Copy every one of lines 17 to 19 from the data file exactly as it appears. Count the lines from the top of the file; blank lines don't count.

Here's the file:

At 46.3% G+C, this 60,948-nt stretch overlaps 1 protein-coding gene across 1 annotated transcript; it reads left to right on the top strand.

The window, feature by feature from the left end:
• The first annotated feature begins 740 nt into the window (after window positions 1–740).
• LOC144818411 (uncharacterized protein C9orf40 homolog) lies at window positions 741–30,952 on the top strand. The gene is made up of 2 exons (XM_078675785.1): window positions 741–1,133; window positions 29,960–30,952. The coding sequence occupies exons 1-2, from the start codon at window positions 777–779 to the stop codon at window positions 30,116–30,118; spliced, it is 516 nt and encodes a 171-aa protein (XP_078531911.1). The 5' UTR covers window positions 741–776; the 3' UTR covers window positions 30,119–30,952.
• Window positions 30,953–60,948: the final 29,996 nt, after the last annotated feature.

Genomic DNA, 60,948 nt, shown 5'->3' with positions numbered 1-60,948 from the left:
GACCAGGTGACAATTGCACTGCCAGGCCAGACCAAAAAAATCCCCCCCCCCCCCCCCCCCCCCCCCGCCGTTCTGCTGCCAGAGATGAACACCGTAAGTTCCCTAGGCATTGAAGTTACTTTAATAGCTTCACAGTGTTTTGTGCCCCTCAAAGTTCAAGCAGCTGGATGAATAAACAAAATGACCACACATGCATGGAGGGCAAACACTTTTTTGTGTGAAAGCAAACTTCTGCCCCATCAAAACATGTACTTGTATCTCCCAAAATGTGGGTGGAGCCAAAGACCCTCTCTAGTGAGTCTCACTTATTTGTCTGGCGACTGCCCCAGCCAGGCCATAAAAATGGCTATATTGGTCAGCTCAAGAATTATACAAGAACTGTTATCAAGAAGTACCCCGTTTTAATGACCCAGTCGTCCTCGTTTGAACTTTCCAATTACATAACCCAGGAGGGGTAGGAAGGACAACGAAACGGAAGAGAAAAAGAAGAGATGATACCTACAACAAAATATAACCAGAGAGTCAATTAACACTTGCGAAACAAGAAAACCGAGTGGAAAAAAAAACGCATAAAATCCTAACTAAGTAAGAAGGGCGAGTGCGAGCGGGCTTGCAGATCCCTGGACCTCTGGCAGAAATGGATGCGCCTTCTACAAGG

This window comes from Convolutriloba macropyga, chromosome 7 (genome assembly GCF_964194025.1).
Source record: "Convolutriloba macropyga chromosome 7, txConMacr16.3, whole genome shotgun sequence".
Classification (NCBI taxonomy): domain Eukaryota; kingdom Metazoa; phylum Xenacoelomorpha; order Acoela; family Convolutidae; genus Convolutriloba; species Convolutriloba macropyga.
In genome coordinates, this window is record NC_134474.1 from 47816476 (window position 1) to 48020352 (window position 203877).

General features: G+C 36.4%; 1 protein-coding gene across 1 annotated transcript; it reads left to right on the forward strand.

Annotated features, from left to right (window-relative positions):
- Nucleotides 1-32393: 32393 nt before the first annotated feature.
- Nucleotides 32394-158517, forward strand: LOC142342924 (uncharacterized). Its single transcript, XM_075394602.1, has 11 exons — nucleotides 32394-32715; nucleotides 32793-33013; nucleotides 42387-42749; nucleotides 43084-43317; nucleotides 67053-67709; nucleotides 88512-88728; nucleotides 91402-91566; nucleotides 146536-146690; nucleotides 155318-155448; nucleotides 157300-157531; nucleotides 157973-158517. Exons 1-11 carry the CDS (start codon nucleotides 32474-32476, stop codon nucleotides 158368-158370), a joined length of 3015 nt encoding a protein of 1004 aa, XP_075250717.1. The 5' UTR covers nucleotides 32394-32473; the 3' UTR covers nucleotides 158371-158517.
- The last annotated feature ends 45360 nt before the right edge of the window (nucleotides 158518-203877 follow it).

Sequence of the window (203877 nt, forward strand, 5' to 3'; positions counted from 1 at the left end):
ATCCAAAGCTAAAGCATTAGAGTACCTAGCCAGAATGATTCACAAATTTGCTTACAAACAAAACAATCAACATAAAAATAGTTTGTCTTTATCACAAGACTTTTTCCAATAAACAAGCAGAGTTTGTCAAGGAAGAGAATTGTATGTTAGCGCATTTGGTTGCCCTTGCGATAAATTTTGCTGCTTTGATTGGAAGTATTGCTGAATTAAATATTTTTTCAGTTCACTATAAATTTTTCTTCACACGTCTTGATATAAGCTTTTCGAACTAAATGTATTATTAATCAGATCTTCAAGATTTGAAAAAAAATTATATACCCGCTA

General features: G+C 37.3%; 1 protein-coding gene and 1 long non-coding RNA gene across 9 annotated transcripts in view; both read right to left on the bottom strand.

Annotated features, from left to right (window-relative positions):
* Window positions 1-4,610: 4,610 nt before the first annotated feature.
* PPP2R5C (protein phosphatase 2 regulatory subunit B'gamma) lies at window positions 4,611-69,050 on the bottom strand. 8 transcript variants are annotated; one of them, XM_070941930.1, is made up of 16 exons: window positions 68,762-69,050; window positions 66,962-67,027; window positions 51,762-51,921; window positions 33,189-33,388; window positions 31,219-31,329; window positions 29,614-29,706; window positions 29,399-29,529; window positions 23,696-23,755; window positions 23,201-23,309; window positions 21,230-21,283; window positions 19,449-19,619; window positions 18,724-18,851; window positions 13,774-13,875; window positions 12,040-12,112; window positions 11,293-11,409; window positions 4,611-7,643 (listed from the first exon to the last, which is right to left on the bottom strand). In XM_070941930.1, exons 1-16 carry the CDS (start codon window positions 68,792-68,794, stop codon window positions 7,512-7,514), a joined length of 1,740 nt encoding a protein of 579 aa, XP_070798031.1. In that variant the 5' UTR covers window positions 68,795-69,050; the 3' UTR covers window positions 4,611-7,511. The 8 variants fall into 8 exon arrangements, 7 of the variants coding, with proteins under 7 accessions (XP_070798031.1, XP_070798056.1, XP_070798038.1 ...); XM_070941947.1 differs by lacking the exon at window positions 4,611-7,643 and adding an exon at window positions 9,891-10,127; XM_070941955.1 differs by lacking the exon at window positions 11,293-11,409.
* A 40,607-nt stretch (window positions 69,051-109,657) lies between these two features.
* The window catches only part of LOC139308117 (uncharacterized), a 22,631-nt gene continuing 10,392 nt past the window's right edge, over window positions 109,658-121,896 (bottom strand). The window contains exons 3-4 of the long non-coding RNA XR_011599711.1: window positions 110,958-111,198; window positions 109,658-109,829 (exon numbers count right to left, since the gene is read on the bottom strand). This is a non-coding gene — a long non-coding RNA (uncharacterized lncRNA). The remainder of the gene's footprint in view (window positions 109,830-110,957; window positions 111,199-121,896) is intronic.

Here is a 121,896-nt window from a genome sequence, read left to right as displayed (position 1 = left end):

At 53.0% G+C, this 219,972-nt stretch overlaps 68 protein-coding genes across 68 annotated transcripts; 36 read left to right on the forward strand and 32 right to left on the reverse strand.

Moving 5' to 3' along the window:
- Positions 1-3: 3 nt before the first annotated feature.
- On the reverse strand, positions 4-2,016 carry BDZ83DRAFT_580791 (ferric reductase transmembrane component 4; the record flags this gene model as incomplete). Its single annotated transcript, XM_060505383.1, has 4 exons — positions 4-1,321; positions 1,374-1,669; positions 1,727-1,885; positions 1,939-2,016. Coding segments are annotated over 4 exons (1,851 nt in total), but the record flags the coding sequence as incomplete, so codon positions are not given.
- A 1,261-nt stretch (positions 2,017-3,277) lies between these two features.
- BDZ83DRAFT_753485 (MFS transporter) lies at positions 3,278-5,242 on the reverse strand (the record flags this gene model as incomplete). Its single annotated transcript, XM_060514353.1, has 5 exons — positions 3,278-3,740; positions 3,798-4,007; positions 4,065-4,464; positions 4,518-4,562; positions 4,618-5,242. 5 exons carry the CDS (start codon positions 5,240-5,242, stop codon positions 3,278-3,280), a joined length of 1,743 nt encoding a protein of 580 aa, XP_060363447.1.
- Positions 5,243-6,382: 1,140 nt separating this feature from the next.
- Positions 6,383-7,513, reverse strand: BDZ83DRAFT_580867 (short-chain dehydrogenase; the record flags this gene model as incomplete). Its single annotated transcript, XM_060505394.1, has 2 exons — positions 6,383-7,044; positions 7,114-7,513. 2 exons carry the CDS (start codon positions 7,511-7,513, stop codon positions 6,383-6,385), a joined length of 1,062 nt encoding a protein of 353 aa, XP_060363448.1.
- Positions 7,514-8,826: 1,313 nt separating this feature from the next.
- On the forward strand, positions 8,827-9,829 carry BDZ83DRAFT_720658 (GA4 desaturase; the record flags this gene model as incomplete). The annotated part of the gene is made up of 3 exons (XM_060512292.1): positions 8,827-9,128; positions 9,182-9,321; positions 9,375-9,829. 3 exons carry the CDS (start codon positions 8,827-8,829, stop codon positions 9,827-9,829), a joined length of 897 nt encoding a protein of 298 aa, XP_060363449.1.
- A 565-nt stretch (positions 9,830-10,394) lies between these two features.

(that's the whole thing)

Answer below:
Sequence of the window (203877 nt, forward strand, 5' to 3'; positions counted from 1 at the left end):
ATCCAAAGCTAAAGCATTAGAGTACCTAGCCAGAATGATTCACAAATTTGCTTACAAACAAAACAATCAACATAAAAATAGTTTGTCTTTATCACAAGACTTTTTCCAATAAACAAGCAGAGTTTGTCAAGGAAGAGAATTGTATGTTAGCGCATTTGGTTGCCCTTGCGATAAATTTTGCTGCTTTGATTGGAAGTATTGCTGAATTAAATATTTTTTCAGTTCACTATAAATTTTTCTTCACACGTCTTGATATAAGCTTTTCGAACTAAATGTATTATTAATCAGATCTTCAAGATTTGAAAAAAAATTATATACCCGCTA

General features: G+C 37.3%; 1 protein-coding gene and 1 long non-coding RNA gene across 9 annotated transcripts in view; both read right to left on the bottom strand.